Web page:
BEDFORD — A two-day swift water and flood rescue training has prepared some Bedford and Goffstown firefighters in case a disaster should strike the area.
Bedford hosted the training sessions, which included a lecture on Nov. 14 on how to use the equipment, and hands-on maneuvers on Nov. 15 using a tagline to hoist victims onto a hovering helicopter.
The training was part of a New Hampshire Specialized Search and Rescue Team (SART) program, overseen by the state Fish and Game Department. SART members must meet specific physical agility requirements and receive specialized training before conducting search and rescue missions during severe weather hazardous conditions.
Involved in the training were Bedford firefighters, Jon Strong, Michael Jolin and Eric Dubowik, and Ben Selleck, swift water fire training coordinator; Goffstown firefighters Chris Couturier and Joe Boucher; Concord firefighter Brian Saltmarsh; and Fish and Game Sgt. Brad Morse, all assisted by members of the Army National Guard.
"Fish and Game is responsible for search and rescues, but they can't do it alone," said Selleck.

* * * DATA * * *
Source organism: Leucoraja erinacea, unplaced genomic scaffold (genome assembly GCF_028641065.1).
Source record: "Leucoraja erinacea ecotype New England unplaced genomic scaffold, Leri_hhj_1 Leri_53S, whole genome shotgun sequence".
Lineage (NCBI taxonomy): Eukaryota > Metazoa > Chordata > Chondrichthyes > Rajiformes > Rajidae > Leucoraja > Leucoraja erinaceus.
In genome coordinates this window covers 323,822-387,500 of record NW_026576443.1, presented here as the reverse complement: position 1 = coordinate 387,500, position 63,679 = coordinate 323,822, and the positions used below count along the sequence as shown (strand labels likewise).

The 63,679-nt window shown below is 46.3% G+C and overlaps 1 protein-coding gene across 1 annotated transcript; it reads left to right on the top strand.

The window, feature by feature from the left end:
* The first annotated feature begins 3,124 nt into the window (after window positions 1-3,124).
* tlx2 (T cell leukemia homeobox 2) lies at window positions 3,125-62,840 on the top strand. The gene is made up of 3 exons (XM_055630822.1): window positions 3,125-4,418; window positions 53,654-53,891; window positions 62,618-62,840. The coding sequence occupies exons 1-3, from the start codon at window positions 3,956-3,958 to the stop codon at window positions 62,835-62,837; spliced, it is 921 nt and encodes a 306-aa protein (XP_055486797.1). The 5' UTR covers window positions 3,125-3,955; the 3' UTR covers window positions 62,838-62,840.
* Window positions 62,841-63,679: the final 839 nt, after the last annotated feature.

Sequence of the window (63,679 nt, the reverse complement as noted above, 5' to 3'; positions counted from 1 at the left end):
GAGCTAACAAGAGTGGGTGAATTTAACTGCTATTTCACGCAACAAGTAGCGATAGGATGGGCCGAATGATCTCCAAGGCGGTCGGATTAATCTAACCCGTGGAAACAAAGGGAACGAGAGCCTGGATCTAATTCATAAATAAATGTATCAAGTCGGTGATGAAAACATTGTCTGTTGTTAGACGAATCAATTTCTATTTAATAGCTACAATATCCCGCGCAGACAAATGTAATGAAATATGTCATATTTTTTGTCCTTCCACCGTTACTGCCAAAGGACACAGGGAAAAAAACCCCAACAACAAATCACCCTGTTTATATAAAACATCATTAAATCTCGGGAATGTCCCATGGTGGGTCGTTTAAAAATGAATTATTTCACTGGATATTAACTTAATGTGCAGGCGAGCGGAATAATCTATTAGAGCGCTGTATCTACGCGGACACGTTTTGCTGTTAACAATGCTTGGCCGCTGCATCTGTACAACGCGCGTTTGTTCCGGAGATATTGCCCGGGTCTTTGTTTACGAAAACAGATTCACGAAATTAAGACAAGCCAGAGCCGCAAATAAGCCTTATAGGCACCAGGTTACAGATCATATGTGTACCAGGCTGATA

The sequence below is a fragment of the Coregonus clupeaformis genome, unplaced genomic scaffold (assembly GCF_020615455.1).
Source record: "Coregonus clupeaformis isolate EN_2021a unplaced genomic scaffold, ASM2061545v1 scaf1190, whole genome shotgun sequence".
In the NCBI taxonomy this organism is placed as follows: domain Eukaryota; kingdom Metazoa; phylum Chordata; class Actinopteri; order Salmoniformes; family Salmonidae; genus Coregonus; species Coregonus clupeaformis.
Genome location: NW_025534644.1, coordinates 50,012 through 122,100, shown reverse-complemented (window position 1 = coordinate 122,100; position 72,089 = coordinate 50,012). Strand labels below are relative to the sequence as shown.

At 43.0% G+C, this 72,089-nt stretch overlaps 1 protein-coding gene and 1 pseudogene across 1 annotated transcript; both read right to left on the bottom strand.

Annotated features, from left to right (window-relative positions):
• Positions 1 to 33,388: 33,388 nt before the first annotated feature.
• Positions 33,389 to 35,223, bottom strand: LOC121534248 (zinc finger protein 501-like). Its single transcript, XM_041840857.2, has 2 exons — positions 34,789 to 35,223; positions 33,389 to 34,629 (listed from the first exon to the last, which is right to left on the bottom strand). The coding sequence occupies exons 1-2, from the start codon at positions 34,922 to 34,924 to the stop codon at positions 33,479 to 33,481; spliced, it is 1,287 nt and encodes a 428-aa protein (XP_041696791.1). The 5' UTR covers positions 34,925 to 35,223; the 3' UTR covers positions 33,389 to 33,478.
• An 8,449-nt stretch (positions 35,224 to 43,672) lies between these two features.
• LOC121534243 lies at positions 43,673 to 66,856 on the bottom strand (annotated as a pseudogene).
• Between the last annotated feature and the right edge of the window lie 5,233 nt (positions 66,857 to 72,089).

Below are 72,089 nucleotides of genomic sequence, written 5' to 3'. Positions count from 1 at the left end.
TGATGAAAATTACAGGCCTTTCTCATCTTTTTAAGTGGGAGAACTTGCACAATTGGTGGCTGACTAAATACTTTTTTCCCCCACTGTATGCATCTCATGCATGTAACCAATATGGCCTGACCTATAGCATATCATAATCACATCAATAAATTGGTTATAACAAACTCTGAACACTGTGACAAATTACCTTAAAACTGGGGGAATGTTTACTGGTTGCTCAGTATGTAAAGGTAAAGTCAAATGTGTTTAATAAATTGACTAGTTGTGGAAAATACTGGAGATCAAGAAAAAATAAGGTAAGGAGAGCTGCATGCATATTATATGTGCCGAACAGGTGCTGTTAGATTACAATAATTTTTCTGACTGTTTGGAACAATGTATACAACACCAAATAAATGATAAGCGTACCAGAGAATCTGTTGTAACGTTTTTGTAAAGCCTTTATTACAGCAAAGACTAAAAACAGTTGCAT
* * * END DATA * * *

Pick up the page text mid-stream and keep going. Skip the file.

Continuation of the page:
Helicopters can fly about 139 knots or 145 mph, and rescues often occur at higher altitudes.
"This training is at 30 feet, but we prefer to go higher," said Army National Guard Sgt. Christopher Wareing. "If we have a lot of reference points such as trees or houses, we try to do it at 100 feet so the wind doesn't batter the team or our patients."
Part of the Nov. 15 training involved the firefighters learning how to stabilize and hoist a victim, avoid spinning, and maneuvering the tagline to the helicopter, and knowing how to board the aircraft.
"You have to approach it at 3 o'clock and 9 o'clock at either doors because the rotor blades will dip to 4 feet 8 inches off the ground," said Strong.
Sgt. 1st Class Gregory Gerbig of the Army National Guard also warned the firefighters to, "Watch the tagline because it can get wrapped around your feet."
Bedford has received about $500,000 in swift water and flood rescue equipment and training over the past five years, said Selleck. Teams of 14 rescuers undergo rigorous training in advanced life support, and 120 hours of swift water and flood rescue, and 40 hours of helicopter rescue training.
"Bedford is a type-1 team, the only type-1 team in the Northeast, the closest is Pennsylvania," he said.
The 18-foot closed gear and boat trailers were manufactured in New Boston, Weare and Manchester.
The equipment and trailers can also be used on a daily basis during victim extrications and mutual aid calls.
"It's good utility of equipment. We get our money's worth so it's not just sitting there," Selleck said.
On April 10, Bedford will host a FEMA evaluated, full-scale exercise on the Merrimack River, involving 120 rescuers and 350 victims all extricated in four hours or less.
"It's hard to predict swift water and flood rescues on the ground, and this will give rescue agencies close to real-life experience as possible," he said.